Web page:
JORGE: “I'll never give up, damn it, let your grandmother give up!”

He is Jorge Campos, a Bolivian guide at the Eduardo Avaroa Reserve.

JORGE: It is there where Eduardo Avaroa dies, and from there Eduardo Avaroa becomes a national hero. The information is not very clear. If you go to Chile, they will tell you the opposite. In Bolivia, Eduardo Avaroa is a national hero, but beyond the Chilean frontier, Eduardo Avaroa is considered a hero of the Antofagasta region.

However, streets, avenues, squares and even entire provinces bear the name of Eduardo Avaroa throughout Bolivia, not to mention that coins have been minted with his face, stamps include his famous phrase and, of course, statues commemorating their moment of glory adorn parks and gardens. It is not surprising, hence, that the most important National Reserve in Bolivia is named after him.

Surrounded by dozens of peaks and volcanoes, ranging from 4,800 to almost 6,000 meters, the Eduardo Avaroa Reserve is a hidden gem in the middle of the Andes. This high-altitude, stony desert area has had little tourist influx so far, mainly due to its difficult access. It is almost like a prehistoric landscape, where the time of humans has yet to arrive. To the lack of paved roads, other deficiencies such as hotel and service infrastructure are added. It is a vicious circle: as there is no tourist infrastructure there are not so many visitors, and since there are not so many visitors, why put it in value by creating infrastructure. For now, let us agree that the absence of mass tourism allows the ecosystem to be maintained.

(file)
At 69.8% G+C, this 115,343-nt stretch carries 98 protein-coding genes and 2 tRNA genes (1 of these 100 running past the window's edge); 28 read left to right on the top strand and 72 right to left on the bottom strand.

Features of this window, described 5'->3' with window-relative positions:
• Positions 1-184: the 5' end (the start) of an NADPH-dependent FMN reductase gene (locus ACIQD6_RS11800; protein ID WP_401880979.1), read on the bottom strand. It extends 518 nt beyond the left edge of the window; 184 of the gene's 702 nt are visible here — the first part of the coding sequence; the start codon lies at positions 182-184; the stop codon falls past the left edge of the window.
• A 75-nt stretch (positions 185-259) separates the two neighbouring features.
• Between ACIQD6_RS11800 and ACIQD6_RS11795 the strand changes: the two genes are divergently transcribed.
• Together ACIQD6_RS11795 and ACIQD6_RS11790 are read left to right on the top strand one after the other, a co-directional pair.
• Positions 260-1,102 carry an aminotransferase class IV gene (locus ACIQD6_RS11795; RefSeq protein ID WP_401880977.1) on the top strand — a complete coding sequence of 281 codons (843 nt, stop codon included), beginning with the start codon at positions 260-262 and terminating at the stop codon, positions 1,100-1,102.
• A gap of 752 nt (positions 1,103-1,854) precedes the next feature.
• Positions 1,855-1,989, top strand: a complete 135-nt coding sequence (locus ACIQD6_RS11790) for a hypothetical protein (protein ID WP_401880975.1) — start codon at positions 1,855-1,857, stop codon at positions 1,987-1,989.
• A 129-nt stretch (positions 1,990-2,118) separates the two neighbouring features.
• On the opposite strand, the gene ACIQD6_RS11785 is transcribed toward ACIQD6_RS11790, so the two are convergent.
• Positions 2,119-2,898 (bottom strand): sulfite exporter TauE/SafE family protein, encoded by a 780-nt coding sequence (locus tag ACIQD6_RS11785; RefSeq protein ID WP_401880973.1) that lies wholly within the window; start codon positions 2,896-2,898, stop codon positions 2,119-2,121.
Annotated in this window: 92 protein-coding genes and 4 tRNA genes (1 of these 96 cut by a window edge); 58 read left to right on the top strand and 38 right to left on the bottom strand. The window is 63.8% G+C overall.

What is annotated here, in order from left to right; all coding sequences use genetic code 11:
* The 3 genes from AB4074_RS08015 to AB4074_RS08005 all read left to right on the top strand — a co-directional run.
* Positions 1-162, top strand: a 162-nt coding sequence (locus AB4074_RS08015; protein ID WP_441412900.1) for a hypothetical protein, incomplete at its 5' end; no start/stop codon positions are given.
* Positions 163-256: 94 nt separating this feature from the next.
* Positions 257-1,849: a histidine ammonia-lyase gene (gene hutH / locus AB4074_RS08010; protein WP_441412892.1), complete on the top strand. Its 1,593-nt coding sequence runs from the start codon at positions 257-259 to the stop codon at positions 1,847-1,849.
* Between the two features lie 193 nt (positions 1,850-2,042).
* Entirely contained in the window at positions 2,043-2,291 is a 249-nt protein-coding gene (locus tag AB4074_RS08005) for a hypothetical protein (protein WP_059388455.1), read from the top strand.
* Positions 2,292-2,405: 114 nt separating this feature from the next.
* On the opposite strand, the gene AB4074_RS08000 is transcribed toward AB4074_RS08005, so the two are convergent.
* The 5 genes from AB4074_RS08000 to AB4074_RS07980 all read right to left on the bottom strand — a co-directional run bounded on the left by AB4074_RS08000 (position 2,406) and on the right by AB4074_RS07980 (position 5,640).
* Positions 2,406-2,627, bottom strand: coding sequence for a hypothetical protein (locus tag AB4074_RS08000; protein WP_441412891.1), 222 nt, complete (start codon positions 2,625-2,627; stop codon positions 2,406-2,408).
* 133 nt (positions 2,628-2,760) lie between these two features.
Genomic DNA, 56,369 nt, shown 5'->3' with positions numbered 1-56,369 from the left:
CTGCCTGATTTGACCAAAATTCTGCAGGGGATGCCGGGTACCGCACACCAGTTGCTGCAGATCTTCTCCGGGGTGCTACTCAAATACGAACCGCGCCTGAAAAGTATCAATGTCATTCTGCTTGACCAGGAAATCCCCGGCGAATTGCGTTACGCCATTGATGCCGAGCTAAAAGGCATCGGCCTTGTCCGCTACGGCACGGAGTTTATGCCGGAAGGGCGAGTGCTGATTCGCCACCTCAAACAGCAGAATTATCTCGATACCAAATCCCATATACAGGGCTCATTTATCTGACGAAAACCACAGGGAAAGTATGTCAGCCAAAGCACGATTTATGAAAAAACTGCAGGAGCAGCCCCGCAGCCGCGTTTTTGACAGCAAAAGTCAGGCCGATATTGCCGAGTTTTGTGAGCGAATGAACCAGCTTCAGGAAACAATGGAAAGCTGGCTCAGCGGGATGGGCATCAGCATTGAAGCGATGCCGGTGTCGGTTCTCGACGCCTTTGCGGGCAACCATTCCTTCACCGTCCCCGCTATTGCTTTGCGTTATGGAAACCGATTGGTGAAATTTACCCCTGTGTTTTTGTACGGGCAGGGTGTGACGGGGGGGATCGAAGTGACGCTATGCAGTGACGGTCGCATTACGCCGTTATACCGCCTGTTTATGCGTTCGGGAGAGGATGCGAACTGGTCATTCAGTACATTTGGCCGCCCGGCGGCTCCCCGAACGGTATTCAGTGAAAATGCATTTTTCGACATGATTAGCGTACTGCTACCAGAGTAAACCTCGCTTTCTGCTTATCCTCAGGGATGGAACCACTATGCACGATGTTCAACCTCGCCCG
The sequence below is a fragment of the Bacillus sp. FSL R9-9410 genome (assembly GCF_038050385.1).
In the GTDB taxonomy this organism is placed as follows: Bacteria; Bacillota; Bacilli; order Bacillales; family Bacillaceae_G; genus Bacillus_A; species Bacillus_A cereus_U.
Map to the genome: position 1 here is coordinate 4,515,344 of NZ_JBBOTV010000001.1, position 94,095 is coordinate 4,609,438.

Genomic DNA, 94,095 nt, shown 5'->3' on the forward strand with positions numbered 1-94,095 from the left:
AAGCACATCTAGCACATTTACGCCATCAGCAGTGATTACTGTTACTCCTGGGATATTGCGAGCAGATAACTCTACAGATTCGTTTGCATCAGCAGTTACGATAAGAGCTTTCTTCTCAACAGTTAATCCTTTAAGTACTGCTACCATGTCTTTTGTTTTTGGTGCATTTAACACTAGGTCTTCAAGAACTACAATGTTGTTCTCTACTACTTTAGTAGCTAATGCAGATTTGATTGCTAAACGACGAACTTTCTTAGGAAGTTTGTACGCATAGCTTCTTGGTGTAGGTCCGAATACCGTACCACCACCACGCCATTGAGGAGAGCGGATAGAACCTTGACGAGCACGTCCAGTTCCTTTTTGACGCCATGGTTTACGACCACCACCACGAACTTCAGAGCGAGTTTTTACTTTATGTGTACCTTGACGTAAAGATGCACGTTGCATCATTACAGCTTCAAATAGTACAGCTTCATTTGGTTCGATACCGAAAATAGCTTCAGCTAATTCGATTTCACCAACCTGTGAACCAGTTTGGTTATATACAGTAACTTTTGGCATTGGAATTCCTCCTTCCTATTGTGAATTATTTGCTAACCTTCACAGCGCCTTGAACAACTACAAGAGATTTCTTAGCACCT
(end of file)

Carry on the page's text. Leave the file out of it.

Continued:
This desert landscape is sometimes interrupted either by stone forests, either by fumaroles with intense smells, or by colorful lagoons. But let's go bit by bit: north of the Reserve lays the Siloli desert, one of the driest in the world. Here, where rainwater is and has been scarce for millions of years, there are tall structures of volcanic stone, carved by the wind, called as a whole a stone forest. One of these structures stands out in a singular way, five meters high, thin at the base and wide at the top.

This natural sculpture that rises capriciously in the middle of the desert and where there is no vegetation whatsoever, receives the friendly name of "stone tree".

We go a little further into the reserve and we come across a scene from another world, totally alien to our reality. Perhaps that is why they have named this part of the desert as “Salvador Dalí”.

JORGE: Actually, the real name given to the Salvador Dalí desert is not such, it is the Pampajara desert. But when the visitors arrived, they have come to compare the landscape, similar to a painting of Salvador Dalí.

Jorge refers to “The persistence of memory” by Salvador Dalí, that famous painting with clocks melting on the branches of a dry tree. But, in order to find the similarities we have to look at the upper right corner of the painting, where a rocky formation has the looks and colors very similar to those of the desert. But we need to emphasize something else: Dalí never knew of the existence of this desert, which makes this similarity even more surprising.